The Courier News from Blytheville, Arkansas on May 10, 1949 · Page 1
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May 10, 1949

The Courier News from Blytheville, Arkansas · Page 1

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Tuesday, May 10, 1949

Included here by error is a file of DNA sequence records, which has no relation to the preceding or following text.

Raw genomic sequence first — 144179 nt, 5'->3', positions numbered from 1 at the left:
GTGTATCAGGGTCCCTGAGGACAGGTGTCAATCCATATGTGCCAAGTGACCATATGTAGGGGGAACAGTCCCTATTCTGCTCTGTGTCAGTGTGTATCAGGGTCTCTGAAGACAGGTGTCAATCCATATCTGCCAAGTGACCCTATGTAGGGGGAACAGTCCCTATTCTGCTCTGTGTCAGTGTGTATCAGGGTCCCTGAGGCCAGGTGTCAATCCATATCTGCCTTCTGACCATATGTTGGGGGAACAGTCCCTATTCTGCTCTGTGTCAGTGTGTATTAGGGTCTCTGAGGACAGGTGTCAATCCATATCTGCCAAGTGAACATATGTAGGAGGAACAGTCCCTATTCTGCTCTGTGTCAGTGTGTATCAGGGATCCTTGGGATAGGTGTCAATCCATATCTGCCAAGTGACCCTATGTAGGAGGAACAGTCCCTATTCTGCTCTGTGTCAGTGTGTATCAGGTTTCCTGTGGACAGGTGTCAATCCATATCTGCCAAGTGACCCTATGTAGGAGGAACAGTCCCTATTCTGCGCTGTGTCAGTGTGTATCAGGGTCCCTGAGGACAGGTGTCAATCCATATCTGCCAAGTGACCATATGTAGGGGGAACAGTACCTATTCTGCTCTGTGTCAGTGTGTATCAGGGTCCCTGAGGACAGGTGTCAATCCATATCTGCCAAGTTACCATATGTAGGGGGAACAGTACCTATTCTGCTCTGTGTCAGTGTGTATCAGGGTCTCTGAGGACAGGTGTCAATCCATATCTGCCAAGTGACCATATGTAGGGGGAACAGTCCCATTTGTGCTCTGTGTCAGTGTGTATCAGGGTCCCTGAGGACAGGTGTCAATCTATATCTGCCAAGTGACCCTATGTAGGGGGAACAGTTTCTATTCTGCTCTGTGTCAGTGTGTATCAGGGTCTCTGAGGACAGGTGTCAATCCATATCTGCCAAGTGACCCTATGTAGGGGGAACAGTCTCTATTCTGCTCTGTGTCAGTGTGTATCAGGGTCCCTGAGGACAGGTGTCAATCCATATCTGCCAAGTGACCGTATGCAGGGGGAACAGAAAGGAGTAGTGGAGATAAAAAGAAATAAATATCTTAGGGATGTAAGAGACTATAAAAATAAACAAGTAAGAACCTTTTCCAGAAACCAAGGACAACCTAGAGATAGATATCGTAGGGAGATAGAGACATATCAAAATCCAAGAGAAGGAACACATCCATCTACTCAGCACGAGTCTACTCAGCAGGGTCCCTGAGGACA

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BLYTHEVILLE COURIER NEWS THE DOMINANT NEWSPAPER OF NORTHEAST ARKANSAS AND SOUTHEAST MISSOURI VOL. XLV—NO. 41 Blytluvlll* Daily New* Blj'theville Courier Blylhevllle Herald Mississippi Valley Leader BLYTHEVILLE, ARKANSAS, TUESDAY, MAY 10, FOURTEEN PAGES SINGLE COPIES FIVE CENTS Battles at Outer Defenses North Of Hankow Begin Communists Near Industrial City On Yangtze River By Fred Ilampson SHANGHAI. May 10. W—A cen- Iral news agency dispatch from Hankow today said Die battle for the "defenses" of that mtd-YnngUe Industrial city started yesterday. The agency said IXX) Communists drove Into Linngkulow about 20 miles north of Hankow. The attackers suffered 100 casualties, said the agency, but were reinforced. Another dispatch from Hankow quoted a government Army source as saying a movement for a regional peace In the area was "in full swing." The Army source told Central News Agency tha 1 some of the lead- Ing Hankow residents have formed j^-Security Maintaining Commit- ffe." Committees of this nature usually are formed to administer cities between the time the Nationalists withdraw and the Reds arrive. Earlier a Nationalist garrison communique here claimed a "decisive victory" Rt Lluho. 30 miles northwest of Shanghai. A government counter-offensive was started in that area yesterday. Despite Nationalist claims, however, the Liuho action from this vantage point appeared small. The communique sai \ the "exact extent or the Nationalist victory is now being ascertained." Nationalists Counter Adack Lluho has not, been mentioned In recent communiques. It is a. hamlet on a small stream entering the Yangtze from the south bank a short distance from Kunshan. The northern fork of a Red two-pronged drive toward Shanghai has been pointed at Kunshan for a week. Nationalist forces also counter- ittacked west of Kunshan ycster- Israel's Membership Bid Appears Certain To Win Approval in UN LAKE SUCCESS, May 10. (/F>— Israel's admission to the United Nations appeared to be almost a sure thing today. The new Jewish nation won the big test vote by a three-to- one majority late yesterday. The General Assembly's special 58-nalion Political Committee endorsed the Israeli bid by 33-11. If the full Assembly follows the lend of its committee then the year-old Eastern Mediterranean nation will become the 59th member of the world organization. The final Assembly decision, requiring a two-thirds majority of the members voting, is expected tomorrow or Thursday. beck Communist day, driving force. While these , actions were going in. 1,000 Reds'struc'-. at Talchang, ^fhich Is a few miles north of Kun- shan. The communique said this attack -was beaten back and 200 fteds were killed. Tpe communique did not mention the Kasying front where the Communist southern prong is moving toward Shanghai. Presumably the Reds are still In the vicinity of KasHun about live miles west of, Kashing. The Communists took.: Kashtng Sunday. The newspaper Sin Wan Pao said the Nationalist garrison at Ban- bow. China's Pittsburgh on the middle Yangtze, had ordered noncombatants to withdraw to Lin- ling, far to the south on the Can- ton-Hankow railroad. The same newspaper said Han- kow authorities had ordered ships in that area to pull upstream about 100 miles by Thursday when a blockade will be imposed on the river south of Hankow. Exodus In Progress Sin Wan Pao said the exodus of noncombatants had been going on for a week. Few foreigners chose to remain In Hanlcc\ . Most of them »re heads of companies such as oil firms with large property hold- Ings. About six Americans still arc Hi ere. The paper added two thirds of Hankow's shops were closed and that an "underground peace movement was afoot." Forces of the Red Manchurlan £hief, Lin Piao, have been at the JKlge of Hankow for weeks. Gun fire was said to be audible in Tsingtao. Gun flashes were reported seen from che roofs ol tal buildings. This may mean the Reds have closed in on Tsingtao. Previous .e- ports placed them 25-30 miles away from the North China port. Red Cross Plans Annual Meeting Chickasawba Chapter To Elect Officers, Receive Reports The annual board meeting of the Chickasawba District Chapter ol the American Red Cross will be conducted at 7:30 tonight in the court room of (he Court House, when members will hear complete financial, services, nnd case reports, and elect chapter officers for tlie next year. George M. Lee, who has served as chapter chairman for the past three years, will preside at the meeting tonight, and MLss Tracte Cushman, general Red Cross Fluid representative Irom the Mid-We.stern Area office in St. Louis, Mo., will be among the .speakers. Noble Gill, who served as vice- chairman several years, is slated to be presented to the board for chairman, ."ince Mr. Lee cannot succeed himself after having served three consecutive years as chapter chairman, Additional nominations can be presented from the floor at tonight's meeting, however. One of the reports scheduled for tonight is the report of Jack Finley Robinson, chairman of the 15H9 fund campaign, which today total- led $11,186.74, against a quota of $13,743. Additional reports are still being received, with reports not previously listed including $21 from Calumet community $23; from Dogwood Rid^e: $156 from the Blytheville section between Railroad and Sec- Truman Accused Of Purge Tactics And Election Bid Remark about Byrds Leads to Charge of Attempting Ouster By Jack Bell WASHINGTON. May 10. M'j— Rep, Arends IR-IM) told the House today president Truman's reported crack (1ml there avc too ninny Dyrds iti Congress Is a "jump from patronage to purge." and Indicates "a Ililrd term attempt." A Republican leader In the House. Arends made n short speech that reflected the glee Hie G. O. P. Is Hurting In the statement attributed to the President yesterday. The Republicans look on it as hardening Hie differences between the President and other Southern Democrats as well as Senator Byrd ID- Va)—the only Byrd In Senate or House. "Now this leap from patronage, to purge," Aremls said, "clearly Indicates that the President, is plan- Two Qualify as Eagle Scouts ond street."- f-rrm Fsrfield, and nine a third term attempt. "He can't purge the Virginia Senator until 1953 and he crin'r. purge if he Isn't around so It looks like he Is getting sei for the race In 1953. "And It may be. Mr. Speaker, that the patronage to purse maneuver will turn out to be quite a hurdle and the warbles from the mocking birds—b-1-r-d-s—in Congress won't be sweet to his cars." Up for lie-Election Actually. Mr. Truman hns been elected to only one presidential term. He went to the White House as the successor of the late President Roosevelt. Also, while Senator Byrd's present term does not expire until January, 1953, he will come up for re-election In 1952 it he decides to seek another term. Tying "patronage and purge" together. Arcmls said thai last week the "all-rlghlcoiis man in the White House," threatened to withdraw patronage Irom Democrats who don't follow his dictates. "Now." Areilds said, "It appears that the President wants to go further—a lot further. He takes a jump from patronage to purge." Privately, some of President Truman's friends on Capitol Hill were admittedly unhappy over the matter. They saw it as increasing their difficulty in getting Congressional action on the administration's legislative program. Congress Backs Proposed Cuts In U.S. Spending Truman's Economic Adviser's Suggest Thrift, Not Taxes James V. Smbiiugh 55 each ti-om Brown Spur commu- lity and the Chapter N" of the '.E.O. To Report on Water Safety Other reports will include the water safety activities by Mrs. Hush Vhitsitt, water safety chairman; a inaneial report by Mrs. W. W. Shaver; and a case report of camp ind hospital sei-vices by Mrs. Floyd Haralson, executive secretary. E. R. Mason, chairman of the nominating committee will report to .he group and submit nominations [or new officers. Mr. Mason said E5 : rd and his friends, on their part, were ready to arm themselves against a possible purge movement. Officers Question Illinois Boy, Girl About Title to Car A 1947 Plymouth conch, believed stolen from Hume, fll., was recovered by county officers this morning and its driver and n girl coin- enrlier today that the officers except I. 111 ' 1 ' 0 " "" behiR held iu the county Guardsmen Plan Little Rock Flight Company M Members To Use Target Range At Camp Robinson Members of Company M of the Arkansas National Guard will fly (rom Blythcvllle to Little Rock Saturday for two days of activity on the rifle ranges of Cnmp Joseph T Robinson, it was yiinoimcco. tod-.iy by dipt. James R. Rcedcr. commanding officer of the gimrd unit hero Two C-47 transport planes uscci by the 154th Fighter Squadron which is based at Artams Field li Little Rock, will be sent here Saturday to take the 63 enlisted mei and three officers of Company !v to Little .Rock. The various guard units over 111 state are using the rifle, ranges a Camp Robinson for' praeflct pre liminary to summer eiieampmen which is lo be held. In August. Members of Company M will Uo the rnilge for preliminary flrin Saturday and Sunday records \v! be kept of the marksmanship of 111 individual members. The guards men will use .30-callber M-i rifle and carbines, and .45 caliber servic pistols. James V. Scnbnugh (lefO, sou of Mr. and Mrs. J. V. Scubaugh of Miuillii, niut Gilbert Blsher right), son of Mrs. Fredn Mlshcr of Ulythevllle, Joined the ranks of Kiii'le Scouts nt the Court of Honor for Boy Scouts 111 North Mississippi County Inst Friday. Scout Blsher Is a member of Troop :!1. sironsorert by the American Legion I3ud Casou Post, and Is n junior nl Blytlievlllo High School. During hfs four years ol ScouUng he tins received more than 21 merit badges to win the Engle Seoul advancement and Is NOW the Senior Patrol Leader of Troop 31. He luis attended the Boy Scout Cnmp nt Cedar Vullcy for Ihe past three years and Is n member of the Blylhevlllo Order of DcMolny. Scout Scabaugh In a member of Troop 32, sponsored by Manila's Lions Culb. lie Is now attending Missouri State Teachers College at Capo Qirnrdcau, and won his Eagle Award about s year ngo but had not been presented It until the Court of Honor. Prior to his _Scouthig activities with Troop 32 ho was a. member of a troop nt Mllllgau Ridge, WASI1INOTON. Muy 10 Ol't — Dcmomils iiUrj Iluimbllrtim iillke In CoMurL'.ss throw supimtt (mluy boh) tul a ropurUui ivrommi'iuln- tion by President Truman's Comic It of Hconnmlc Advisers for n cut in ftovornmi'iu KpondlnR. Tho conn ell WHS suM (o hiw» held thiU bmiusi' of unset!led bnsl- luvis conditions It would l>o safer tf) trim ,s|H'iullnK I him lo try uuy -slnirp lux Inpvcnse. Ki'siioiiMblt: offldnh sold tlie economists wont even tni'lbcr --to MiKKt'Kl the possibility of cuUliiK some excise luxo.s nnd of di'luylnn MX iiumths u Hoetnl Kccwrlty |iny- I'oll tux boost srhodult'd for July I. Knell of llu'.so prnpo.,nh ^ot cnn- .sldmibte bucking from the liuv- nmkers. Hut the final decision on -vhlrh Wily lo turn ii) Mh; fnro o[ obviously Innrfitting flnuncliil pressurn on the* nutloti's rccmomy rests with Mr. Trmniin. Thus fur he 1i»s ro- fusfii to buck down on his ro- pcuted dvmniul.1 for $-4.000,000.000 In new tux PS. Aclvlst's "I-fSNcr CIouL" Tho cconomli: ndvlsevs were snld to have ni'Ht'd the Preside!)! to accept n "h's-sor ^oal" limn Ihbv Chctivninii Cli'oruR (O-On) of tho SctmUi Flnnnro Committi-c sukl tlur advisory report—dc 1 ) I voted to 11m Wltlte IIoiiso hist week but not yot foirnjilly nnulo publlcj—coulliiji.s the position hc> hiiA taken. "If llic tinllonal Income Is shrinking because business Is KhrhikhiK H would be nonRcnsc to clup more luxes on a fulling economy," GCOIKP Rain Helps Crops But Hail Damage Hurts Some Areas Hiiinfnll this week hn.s greatly honofiUcd cotton and ollior crops hi this urea, it WHS stilled totluy Ijy Keith J. !3il- In-ey, fnnu tloinonstriitiiiii nueul lor North Mississippi County, who tilNo received reports yesterday of lieuvy tlamaRe caused by luiil in a yiimp»nitivoly siimll nrcii between Manila +and Lejit'livillo. Jaycee Banquet Plans Discussed Members Arrange For Annual Event May 26 in New Homo reported Three Illylhevlllo business men will hi] prcsenU'd hnnnriiry mein- bi-rsht|>s In the Junior Clmmbc-r of Commerce ul the club's nnnuiil Installation banquet tentatively scheduled to bo held Mny 2ii In lliu new Jnycct! clubhouse. TlH'se men, elected nt u meeting f I he Junior Chamber last nlnhl hi Is chibrcHims at Fifth mid Mulii, (old Is to reiiorter. "Out 1 only cut expenditures." hope re: Doyle IkuiiterHon, mayor of Bly- lhevllle, secretary-treasurer of Hlythevllle Pertlli/.er Corporation, and secretary-treasurer and man- igcr of Hlythovlllo Uellntlng Cor- inirallon. U..A. Lynch, pri'slilrnt of Farmers Hank niul Trust Company here. Harold SmHmry, owner and manager of radio station KLCN here. Designations Miule Annually Honorary members are elected annually by vole of the Jaycee mem .Mr. Ullliii-y saf.I that tial! vlr- lliHlly deslrojed the l:unl of cot- (ini on alinnt a doien farms In Hie l'ii|iliir Corner community mirth ul Mniilla ami ,11,| SC)I ,, 0 il.HM.ific In oilier ,u-i.us <>( f- e eiunity. Threo fanners, lie said, thai their etitire iiiTe:" ilium; with i uilvn :, • I I would liuvu lo bi; rc'ihnlrtt bc.a,i.,e of tin; hull which lioal the f mall phinls Into Ihe ground. About 1.2 hu-lu-s of rain fell hi llblln-vllle S'.-.,(l;i V a'li-rmiun and nlRlil. anil nliiniluy with eanl wc;l- lln-r iirevaHhiB Imhiy. Tlie r .,| n Mas "surely nmlnl." Mr. Idlbrcy null). "It will in-Ill to brliiR Hie enlton up In fields where dry • weather hail roullnl l n pil |y „ .spnllrd Miami. . ' "Ton inui-h cool weather nnd nd- illtlotinl ruin could complicate Ilio now favorable situation n great deal." he said, "It could cause chop- Inn to become a problem and light delay replanting to the point vlterc n good crop could not bo Wilfred." Time Short for Ileplantlng Most tanncm feel, Mr. Bllbrey aid. that It Is not advisable to ilnnt aflcr May 10 or May 20. Ho lolnlcd out that there had been no eriou.i ilelny becniua of (he dry vcalher, and that a day or two of cool weather would do no harm, but hut from four to seven days of colder weather would he had. chairman, would all be submitted for re-election. They Include J. tindsey Gunn, vice-chairman, Mrs. Cornelius Modinger. secretary and Rodney Banister, treasurer. Members ol the nominating corn- See RED CROSS on Page 14 Wilson FFA Wins Judging Honors in State Competition WILSON Ark.. May 10—'.'!>)— Judging teams of the Wilson Chap- Icr of the Future Farmers of America participated in the state contest held in Fa.vetteville May 6-7. The poultry judtrine tenul placed first in the district which was held last month in Jonesboro and fifth in the State contest last week. Ten teams were entered in the contest. The boys on th poullry jmlghig team were Ernest Davis. Bill and Willis Prollltt. T',ie livestock judging team, who placed third in Ihe district, placed 15th in Ihe stnte contest. The team consists of Wayne Alexander. H. P. Cash Jr.. Eugene Crawford and Elmon McNabb In individual scoring. Eugene Crawford of the Wilson team placed ?0th. out of the 54 boys entered. Tlie trip was financed by the local FFA Chapter and the school The boys were accompanied by E D. Beall, sponsor. Carl Hendrix May Seek Lieutenant Governorship LITTLE ROCK. May 10. lift— Stitehouse sources say carl Hendrix. speaker of the 1949 Arkansa: House of Representatives, will be |.B candidate for lieutenant gover nor next year. At his Horatio home. Hendrix declined comment. Lt. Oov. Nathan Gordon said he «xpects to seek rc-elcctlon. Mayors to Attend Cotton Carnival Luncheon Session Mayor and Mr.s. Doyle Henderson will be anion^ the 130 Mid-South mayors and their wives who are to attend the Cotton Carnival Mayor's Luncheon at the. Hotel Peabody in Memphis tomorrow. Mr. and Mrs. Henderson will leave for Memphis tomorrow morning to attend the luncheon which Is beint; ?iven by the Memphis Commercial Appeal and which is one of the annual highlights of the Cotton Car- jail here pending further Investigation. In jail here is an IB-year-old youth who gave officers his name as Earnest Poole or Tamms, 111., and Edith Loleta Anderson. 22, who gave her home as Cleveland. O. The couple were arrested at 3:30 this morning by Deputy Shcrirr State Allocates $50,000 for District Fair Tlie Stnle Fiscal Control Bonn! In Little Rock tortny nuthorlzcd clls- plslols - . , . . trllintion or $50,000 to the Mlsslsslp- The irnmport p nnfs arc due to Cou[( ASSO ci n tio.i (or use nrr,v 0 at ho B y hov .,c mimic P „, , tl|g|Ilg U)( . Norlhensl Arknnslls airport early Saturday morning and depart at 6:45 a.m. for the return to Adams Field. The Company M members leave Little Rock nival. Also scheduled to attend the Clarence Fesmirc. Montgomery and F. W Dell town marshal who also serves as a deputy sheriff, who stopped to check the car which was parked near Krutz Bridge on Highway 61 a mile and a half north of Blytheville. Deputy Montgomery stated [hat the couple was brought to jail here when a discrepancy was found on Poole's drivers license. He said that he and Officer Fresmire saw the car parked near the bridge while they were patrolling north Highway 61 and stopped to investigate. Officer Montgomery said that after the couple was brought to jail here Poole told him that he had stolen the car in Hume more than a month ago. He also told officers that he was released frntn Edwardsvllle County HIM jail last Sunday on the return trip to arrive In Blytheville DC/ore dark. Captain Reeder said that additional enlistments are open in Company M. Men between the ages of 17 and 35 are eligible for enlistment In the Nationai Guard. Men between the aees of 17 and 18 years and six months are draft exempt if their service in the guard has been satisfactory, he said. District Pair here Sept. 20-25. The same sum also was authorized or the district livestock shows at Fort Smith, Hope and I'lnc lilllfr. " This money Is enrmnrked for use icre in construction of a women's exhibit building and erection or fencing nrouild Walker Park Fairgrounds. Painting nnd repairing of existing buildings also Is planned. Tentative plnns or the fnlr nsso- clallon also call for R building that can be used as an auditorium for conventions or concerts. COPENHAGEN, Five Danish war War Criminals Killed May 10. I/r»— criminals, sentenced to death on charge.-* ol terrorist activities during the German occupation, were executed this morning, the Danish Ministry of Justice announced. uncheon is Mayor Ben p. Butler of February after serving 72 days for Osceola who is to give the response another car thelt and that he Soybeans CHICAGO, May 10. liTi— Soybean quotations: May July High Low 229'i 228V, 218*; 217'i 202! i 201 Close 2l8>.-j-r, 202 '/. Commenting on the report, Democratic National Chairman J Howard Mr.Gnilh olxserved: "I'm Ihc kind who thinks Urn when yon hire a doctor you ounh lo pay pretty closo nltciillim to his advice." The economic advi.scrs wore re ported lo have round that tio majo part of the nation's economy Is I serious trouble now. bill that there are hazards ahead which must be watched closely — particularly the possibility of a fourth round of wage increases and top-heavy crop surpluses. Some lawmakers sny they think the current price slump goes deci>er than government, department reports Indicate. Slay Kill Tax Hill One or these, Senator Hrewsler (R-Me) remarked that he licllcves the advisory report "kills any tax 1)111 for this session." Brewstcr. n rinance committee member, has moved to repeal the in per cent lax on railroad, airline, bus and :.hip tickets. The advisory council said nothing about this levy, but suggested studying the possibility or cutting off the 3 per freight. Senator George snlrt he thinks Contract fa Avardcd LITTLE ROCK, Mny 10. W A contract (or Improvement of the Arkansas Livestock Showgrounds here was awarded by the State PIs- cnl Control Board today. The contract, for curbing, guttering and drainage work, went '.o Artie Gregory, Lilllc Rock, on low bid of $26,176. Seven bids were considered. The bourd authorized the Little Rock linn of Enrheart, Elchenbaum and Ranch to proceed with draw- liiK plans for construction of a roof over the state showgrounds stadium. The board will meet June 9 lo let this contract. Congress also might well poslpon* until next January 1. 'Hie Increase In Social Security payroll taxi's now set for July The President's advisers suggested thai this mlglil be a good Idea. o the welcoming address at the nncheon. The welcome Is to be given by Mayor Overtoil of Memphis. M-yor s from more than 130 cities of West Tennessee, Eastern Arkansas. Southeast Missouri. North Misst.vippi and Northeast Alabama have accepted invitations to attend the luncheon. Guc.sts of honor at the event will be Charles Dates and Miml Parker, who arc reinning over the Cotton Carnival as king and queen of cotton. presently was on a venr's probation. The sheriff's office is checking Ponle's statement with Illinois authorities today. New York Stocks (Closing Quotatl'ns) Am. T & T 141 5-8 Am. Tobacco .............. 68 Anaconda ............... 273-1 Beth Steel ................. 283-8 Chrysler ................. 51 5-8 Coca Cola ................ 133 Gen. Electric .............. 37 1-2 Gen. Motors .............. 58 Int. Harvester ............ 241-2 Montgomery Ward ........ 53 N. Y. Central ............ 10 7-8 National Distillers ........ 17 7-3 J. ,C. Penney ............. 471-4 Radio . . ............... n 7-8 Republic Sleel ............ 20 7-8 Socony-Vacuum Standard Oil N. J. 16 68 Texas Co 55 1-8 U. S. Steel 70 1-2 Sears. Roebuck Real Russian Threat To Peace Is Termed Political, Not Military WASHINGTON, May 10. r/Tl — James p. Warburg, former New York banker and writer on international affairs, said at the Senate's Atlantic Pact hearings today the real threat from Russia is political and no t military. "There has been and is a very definite Soviet threat to peace," he said. "But this Soviet threat has been and still Is primarily a threat of communist penetration, of subversion ar.d only secondarily a threat of military conquest." Tlie Foreign Relations Committee heard Warburg as the first witness on a speed-up schedule leaders have mapped out with the aim of gettiiit,- Senate approval by July 1 of both the pact and a $1.300,000,000 arms-[or-Europe program. Preparations Completed to Restore Service to Berlin as Blockade Ends BERLIN, May 10— i/Ti— At one to move Into Die city, which hns Southern pacific 39 7-8 i legislators. Pledges Fight to End CANTON, May 10. M 1 )—Premier Ho Ylng-chin promised 100 legislators today the Nationalists will fight the Communists in China to the finish. His statement was applauded (or three minules by the minute past midnight Thursday, flag-bedecked traffic will end the epic of the blockade Berlin. That's 4.01 p.m., C.S.T., Wednesday. So far there hasn't been a hitch In final arrangements. Gen. V. I. Chuikov, Soviet commander in Germany; and the Western powers have both ordcrd that transport, trade and communication services between their zones resume at that time. Things will revert back to the way they were on March 1,1948, when the blockade began. Sixteen freight trains will move Into the city dally. Highways will be open. The Soviet's won't—or at least say they won'U-demand travel permits. Tliey also say they'll not try to search allied baggage. Mntl service will be resumed. Western Berlin's Mayor Ernesl Renter ordered the black, red and gold flag of the new West Germai Republic be flow on street cars ant buses. Tlie Berlin Hag will be draped over other buses which will speed to the West German cities of Han nover, Hamburg and Frankfurt. The first day, 10 trahiloads o coal and six others of fresh potatoe and consumer goods are scheduled een supplied en months. by the airlift for Twelve thousand tons of supplies ire to RO into the city dally—just ibont the same figure the airlift reached on Its best day. While most of the world hailed he end of the blockade as a Rovlet diplomatic defeat, the ofricial Sovet Army newspaper, Tacgliche Rundschau, today called it an "un- questlonnlbe success of the policy of unity which was always pursued by the Soviet Union and the progressive forces of Germany." "Berlin Derby" Looms HEMSTEDT. Germany, May 10— Pi—A Berlin-bound auto derby worried British military authorities' today. When the Russian zonal border barrier goes up at one minutes after midnight Wednesday, the four lane highway to Berlin may look like Indianapolis Speedway. News correspondents have lined up their fastest cars lor a midnight dash to be first Into Berlin. . British military authorities were considering putting nn official car in the lead to pace the traffic. One proposal was that a British provost officer lead the way In a fast car, with all others com elled to stay ia line behind Wm. Conviction of 23 Jaos for Slaying U.S. Fliers Upheld TOKYO, May 10. <W>— Convlclioll of 23 Japanese for the vivisection murder of eight American fliers was upheld today by LI. Orn Walton H. Walker, commander ol the U.S. Eighth Army. Walker's review was final for all the cases except fi vc calling Tor the death penally. These now go ( o General MncArthur. Four ot the 18 convicted Japanese who now have no further recourse received life Imprisonment. Prison terms for the remaining 14 averaged almost 13 years each. One Is a woman. All 23 were convicted at Yokohama last, August arter a six-month trial—longest before an American commission In the Far East. Five of the original 28 defendants were acquitted. They were charged with vivisecting captured B-29 crewmen In medical experiments at Kyushu Imperial University late hi the war. The actual operations rc|»rtedly were performed by two Japanese now dead. One committed suicide, the other was killed In an air raid. Those under death sentence, whose cases will be reviewed by MacArl.hur, are LI. Gen. Ismay Yokoyaina, commanding general of Japan's Western Army, and four doctors—Kenlchi Htrao, Yoshio Mori, Taro Torlsuwa and Yoshlnao Sato. b.Tshl|> lo rmiiiiil/o DlythovlIlL iMisliu'.s.snicn who have helped the club hi ILs activities and projects thrcniijhout Iho prcccedliiK year. Tho followlnx buses for elcctloi i>( these men weni announced by the club last nl^ht: Mtiyor Heiiderson—For alii give Ihn club In nillni; the InL on whlcl tlio new clubhouse nnd proiwsctl children's playground is Iwlng con slruclcd mid for dmiatlon of light Ing Axturiis for the clubhoi|5o. Mr. Lynch—For iissl.stnnco rcn dercd the Jnycecs In Ihianclng con strucllnn of Ihe elubl)niiw,.biill(IHi o( which won the. "7'ioJec-'-"»t '.'\ Your" nwnrd at the itute convention of Arktuisus Junior ChamlMr of Coiumorco lust inontli. Mr. Siirtlniry—For helping the Jaycces create pulilie interest In, and obtain recognition for their 10-lfl-4fl projects niui activities through the medium of radio publicity. Date for the Insinuation banquet was tentullvely set for Mny 20 us It Is Iwllovctl the new clubhouse may l>c ready for occupancy then, club officials salt!. To Imlull New Officers Taking office at tho Instiillntlon will he llolnntl Hlshop, president; Gilbert D. llnmutuck, Jr., Oral vice ])i(:slilent; "W. E. YOUIIK, second vice president; Kliner R. Smith, secru- lai-y; Uill Hanlstcr, treasurer; and Charles Moore, Jack Owen, U O. Thompson, Jr., and Alric French, dire tors. They were elected April 25. Iilshup will succeed William H. Wyatt ns Jaycee president, louls Lynch will servo us chairman for the Installation banfjuct, It was announced last night. On his committee arc Don Henderson, Dr. C. L. Craig, James Roy nnd Lee Crowe, Jr. It wns announced last night that tho club will sponsor Nancy Hamilton and Carl Bean, Blytheville High School students, ns delegates lo the Leglon-s|ionsorccl Girls' Stale and Boys' State meetings this summer. One of Ihe first standing committees of the coming club year was announced by President-Elect Bishop last night. It Is the House Coin- Prior to tho rain no five per cent of iho fanners bud n ntnnd of cotton, although 00 per cent of all cotton hart been planted, Mr. Bll- brcy said. Only tho cotton planted on sand spots and streaks had come up. Colton cltapiiltifr In parl of (lift county started yesterday, Mr, Bll- brey said. In regard to tho chopping problem he stated that If wot or cool weather persisted grass nnd weeds would make cleaning nnd chopping n greater problem nnd would probably cause a notlcnblo shortage of labor for thn chopping work.. Drsywitfm vi-wtlicr -*wiM; Hl 1 -^ k the v /army's i* /nance to get" Into their chopping, and ta ,. plow their cotton before th6 weeds get out of control. Much Cotton Minted Mr. Bllbrey ' explained that nn estimated 100,000 to 175.000 acres of cotton had been planted In North Mississippi County tills yenr, and that to chop such quantities of cotton would call for a big Inlior supply, which might not be available If tho fields were full of weeds. According lo the North Mississippi County agent, last year's dry June allowed plenty of moisture earlier in the spring, which made conditions almost Ideal for an early nnd good crop, although rains in July caused quite a lot of late chopping. Mr, Bllbrey said that II had been reported that much of the cotton In the Mississippi Delln had been swamped by heavy rains, and would [irobably require replanting. Incomes Drop For 3rd Month In Succession WASHINGTON, May 10. <!?>— Consumer Income dropped la March for the third consecutive month, inlttee, njilnecJ early because the new clubhouse Is expected lo be completed this month. Headed by Carl Marshall nnd l,ce Crowe, Jr., ns co-chairmen, Ihe committee Includes Arllc French, Mayo Blackwood, Jack ChnmMln. Mayfleld Uoyd. Eddie Saliba, Albert Gilbert, Leon Genuine and Harry Levltch. Inducted ns new members last night were lillly Jo Gciin, E. C. Burnett, J. L. Wcstbrook, Jr.. Robert Gardner. Jr., and Jim Jordan, a membership transferee from the Kcnnctt, Mo.. Junior Chamber. Weather Five Motorists Fined For Traffic Violations O. C. Moore was fined $75 and cosls In Municipal Court this morning on a charge of driving while under the Influence of liquor. In other action Glenn Humphries was fined $10 and costs on R charge of reckless driving. Ed Horn was fined $5 on a charge of operating a motor vehicle without a driver's license, and Sam Fine and William G. Garncy were each fined $5 for overpaying in a 10- mlnute'parking zone with the fines suspended. Arkansas forecast: Partly cloudy this afternoon. Fair tonight and Wednesday. A little cooler tonight. Missouri forecast: Fair tonight nnd Wednesday. Cooler extreme southeast tonight. Warmer Wednesday. Minimum this morning—58. Maximum yesterday—80. Sunset today—6:51. Sunrise tomorrow—5:01, Precipitation 24 hours to 7 a.m. today—.07. Total since Jan. 1—24.08. Mean temperature (midway between high and low)—60. Normal mean for May—70.2. N. O. Cotton NEW ORLEANS, May 10. (/P) — Closing cotton quotations: May Jly." , Oct. Doc. High Low . 33.82 33.75 . 32.82 32.75 . 29.23 29.16 20.03 28.96 Men 28A2 28.39 fulling three per cent below the peak reached last December. Alter the drop It was still four per cent above March, 1048. The Commerce Department, reporting this today, said March con- sinner Income fell $2,000.000,000 below February to an annual rate ot a $214,300,000,000. Declines in wages and salaries, easily the biggest Item of consumer income, nnd In receipts of owners of farms nnd unincorporated businesses were chiefly responsible. They were partly offset, however, by Increased unemployment compensation payments. The term "consumer income," as used by the government, menus practically nil income received by individuals as distinguished from Income received by corporations. Besides payrolls and earnings of i unincorporated businesses, It includes such things as net rents going to landlords, dividends and interest received by securities owners, nnd Social Security payments. Drop Is Year's Biggest The department said payrolls showed in March the biggest drop so far in 1949, but that the coal mine "holiday" caused the fall to be greater than In January and February. Layoffs and shortening of the work week In ninny manufacturing plants accounted for most of the reduction In wage and salary receipts to a $132/100,000,000 annual rate in March. The rate was 5134,700.000,000 in February. -Furthermore, the department said, wage payments by manufacturing concerns turning out durable goods —refrigerators, washing machines and the like—fell In March below the level of the same month In 1948, marking the first time that Close had happened since early 194fl. 33.81 Wages In non-durable goods tndus- 32.80-81 tries were about the same as In 29.20 March last year. 29.00 Payroll declines also occurred In 2890B construction, farming and trad*.